Physical Geography at the Transition to Higher Education: the effect of prior learning
This paper examines the prior learning in physical geography of two cohorts of students on entry to a geography degree in the UK. Expectations of prior learning guide degree course planning at level 1, yet many lecturers in higher education are unlikely to have an appreciation of the recent heterogeneity of the geography curriculum for school years 12 and 13 (the old 'sixth form'). A questionnaire survey of 226 students identified differences in comprehension of terminology and in topic coverage between students who had experienced the '16-19' course and students who had followed other syllabuses. However, a familiarity with the subject of physical geography through teaching based on issues was not confined to the '16-19' group, and students who had experienced a purely systematic introduction to physical geography at A level were in a minority. First-year undergraduates have prior learning which is different in nature from that experienced by most of their lecturers. Their knowledge base is reduced and their expectations will be of issues-based learning. The dilemma for first-year degree course planners is how to bring systematic (and transferable) knowledge of physical systems for all students up to a level from which degree level can then be attained without losing the motivation previously provided by the immediacy of issues-based learning.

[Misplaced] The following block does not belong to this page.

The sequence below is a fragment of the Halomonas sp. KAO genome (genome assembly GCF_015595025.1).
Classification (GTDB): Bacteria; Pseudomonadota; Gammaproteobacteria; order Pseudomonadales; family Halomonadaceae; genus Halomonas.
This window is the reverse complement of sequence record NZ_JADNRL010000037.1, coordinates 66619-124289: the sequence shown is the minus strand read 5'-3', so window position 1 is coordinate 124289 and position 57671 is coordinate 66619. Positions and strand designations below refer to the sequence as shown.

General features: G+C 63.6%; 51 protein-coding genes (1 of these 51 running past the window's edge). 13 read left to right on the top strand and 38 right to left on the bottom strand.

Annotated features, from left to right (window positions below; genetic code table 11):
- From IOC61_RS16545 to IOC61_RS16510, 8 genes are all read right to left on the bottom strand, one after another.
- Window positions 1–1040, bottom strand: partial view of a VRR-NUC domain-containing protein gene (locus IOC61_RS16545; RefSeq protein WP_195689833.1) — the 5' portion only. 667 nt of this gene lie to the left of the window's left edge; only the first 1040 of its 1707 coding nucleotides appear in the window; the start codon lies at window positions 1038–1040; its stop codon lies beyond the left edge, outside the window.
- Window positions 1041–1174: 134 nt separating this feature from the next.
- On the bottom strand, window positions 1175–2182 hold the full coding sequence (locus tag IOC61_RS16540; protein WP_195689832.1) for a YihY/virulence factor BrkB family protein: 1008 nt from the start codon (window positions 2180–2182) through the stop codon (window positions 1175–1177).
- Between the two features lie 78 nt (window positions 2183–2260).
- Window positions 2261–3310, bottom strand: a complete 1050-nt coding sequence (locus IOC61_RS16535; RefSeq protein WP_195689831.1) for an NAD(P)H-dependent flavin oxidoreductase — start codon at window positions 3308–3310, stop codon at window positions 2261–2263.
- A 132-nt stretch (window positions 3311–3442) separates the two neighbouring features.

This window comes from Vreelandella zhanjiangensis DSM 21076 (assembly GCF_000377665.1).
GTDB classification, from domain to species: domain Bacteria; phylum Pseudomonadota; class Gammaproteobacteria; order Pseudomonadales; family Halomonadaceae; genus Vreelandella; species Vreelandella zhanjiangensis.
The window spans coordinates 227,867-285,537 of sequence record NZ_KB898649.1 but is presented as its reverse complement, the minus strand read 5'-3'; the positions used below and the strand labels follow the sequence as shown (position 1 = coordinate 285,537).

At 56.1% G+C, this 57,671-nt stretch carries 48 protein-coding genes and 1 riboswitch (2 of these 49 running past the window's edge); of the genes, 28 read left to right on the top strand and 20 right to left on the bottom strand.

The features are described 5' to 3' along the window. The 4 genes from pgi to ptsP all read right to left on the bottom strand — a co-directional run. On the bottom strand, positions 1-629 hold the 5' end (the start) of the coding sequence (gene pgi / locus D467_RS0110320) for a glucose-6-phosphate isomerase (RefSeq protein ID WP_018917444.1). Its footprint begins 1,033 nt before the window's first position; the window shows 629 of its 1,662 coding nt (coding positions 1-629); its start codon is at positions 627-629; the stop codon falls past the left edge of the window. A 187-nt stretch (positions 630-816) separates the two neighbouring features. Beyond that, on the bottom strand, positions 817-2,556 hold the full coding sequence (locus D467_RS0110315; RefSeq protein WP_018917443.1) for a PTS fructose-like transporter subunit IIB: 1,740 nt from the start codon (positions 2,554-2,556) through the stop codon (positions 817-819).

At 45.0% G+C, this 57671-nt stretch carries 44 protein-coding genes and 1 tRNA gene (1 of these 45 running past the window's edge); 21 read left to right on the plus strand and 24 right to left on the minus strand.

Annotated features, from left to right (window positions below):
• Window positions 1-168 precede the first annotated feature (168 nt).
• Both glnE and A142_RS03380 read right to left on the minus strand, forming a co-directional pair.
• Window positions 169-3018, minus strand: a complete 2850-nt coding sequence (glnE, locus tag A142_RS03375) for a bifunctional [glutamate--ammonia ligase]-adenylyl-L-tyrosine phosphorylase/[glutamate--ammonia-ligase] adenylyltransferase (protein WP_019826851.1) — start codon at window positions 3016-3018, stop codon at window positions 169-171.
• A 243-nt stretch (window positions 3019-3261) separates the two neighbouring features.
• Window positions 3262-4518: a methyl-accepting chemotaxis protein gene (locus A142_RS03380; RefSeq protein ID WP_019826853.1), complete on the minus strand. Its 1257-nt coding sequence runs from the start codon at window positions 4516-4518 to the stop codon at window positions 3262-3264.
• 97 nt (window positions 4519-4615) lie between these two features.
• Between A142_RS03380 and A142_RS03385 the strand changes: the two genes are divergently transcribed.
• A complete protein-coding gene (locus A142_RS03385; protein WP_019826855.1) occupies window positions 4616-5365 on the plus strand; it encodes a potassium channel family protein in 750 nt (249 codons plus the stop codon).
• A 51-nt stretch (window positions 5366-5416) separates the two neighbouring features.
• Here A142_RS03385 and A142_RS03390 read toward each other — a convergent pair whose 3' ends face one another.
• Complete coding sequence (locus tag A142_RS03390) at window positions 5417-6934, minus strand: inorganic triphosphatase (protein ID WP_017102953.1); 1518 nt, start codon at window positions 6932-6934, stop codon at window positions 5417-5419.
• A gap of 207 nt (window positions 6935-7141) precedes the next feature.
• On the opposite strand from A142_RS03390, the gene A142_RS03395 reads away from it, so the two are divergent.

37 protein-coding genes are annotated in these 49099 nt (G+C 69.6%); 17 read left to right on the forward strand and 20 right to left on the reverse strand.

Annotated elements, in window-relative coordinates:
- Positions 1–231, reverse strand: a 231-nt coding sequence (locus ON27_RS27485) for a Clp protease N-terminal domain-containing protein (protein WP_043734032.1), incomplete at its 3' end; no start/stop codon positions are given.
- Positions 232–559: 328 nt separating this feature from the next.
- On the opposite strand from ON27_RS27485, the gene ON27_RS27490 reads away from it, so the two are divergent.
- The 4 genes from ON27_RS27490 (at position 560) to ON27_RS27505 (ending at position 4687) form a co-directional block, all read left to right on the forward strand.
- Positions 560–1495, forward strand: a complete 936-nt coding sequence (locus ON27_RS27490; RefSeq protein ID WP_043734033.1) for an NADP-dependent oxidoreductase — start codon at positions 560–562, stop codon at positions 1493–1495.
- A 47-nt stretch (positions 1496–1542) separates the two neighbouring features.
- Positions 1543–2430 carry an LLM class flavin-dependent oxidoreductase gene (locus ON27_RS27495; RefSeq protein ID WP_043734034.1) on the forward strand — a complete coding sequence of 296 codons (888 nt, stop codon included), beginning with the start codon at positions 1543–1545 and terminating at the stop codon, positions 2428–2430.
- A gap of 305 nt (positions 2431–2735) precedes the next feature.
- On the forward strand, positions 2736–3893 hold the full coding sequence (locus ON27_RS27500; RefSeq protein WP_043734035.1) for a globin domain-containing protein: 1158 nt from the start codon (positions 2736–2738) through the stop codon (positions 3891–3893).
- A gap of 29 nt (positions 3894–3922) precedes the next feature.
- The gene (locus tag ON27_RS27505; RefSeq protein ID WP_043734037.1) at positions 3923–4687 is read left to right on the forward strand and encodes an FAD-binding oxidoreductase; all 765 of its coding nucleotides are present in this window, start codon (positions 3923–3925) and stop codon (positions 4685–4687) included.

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Document Type: Research Article
Publication date: 1999-03-01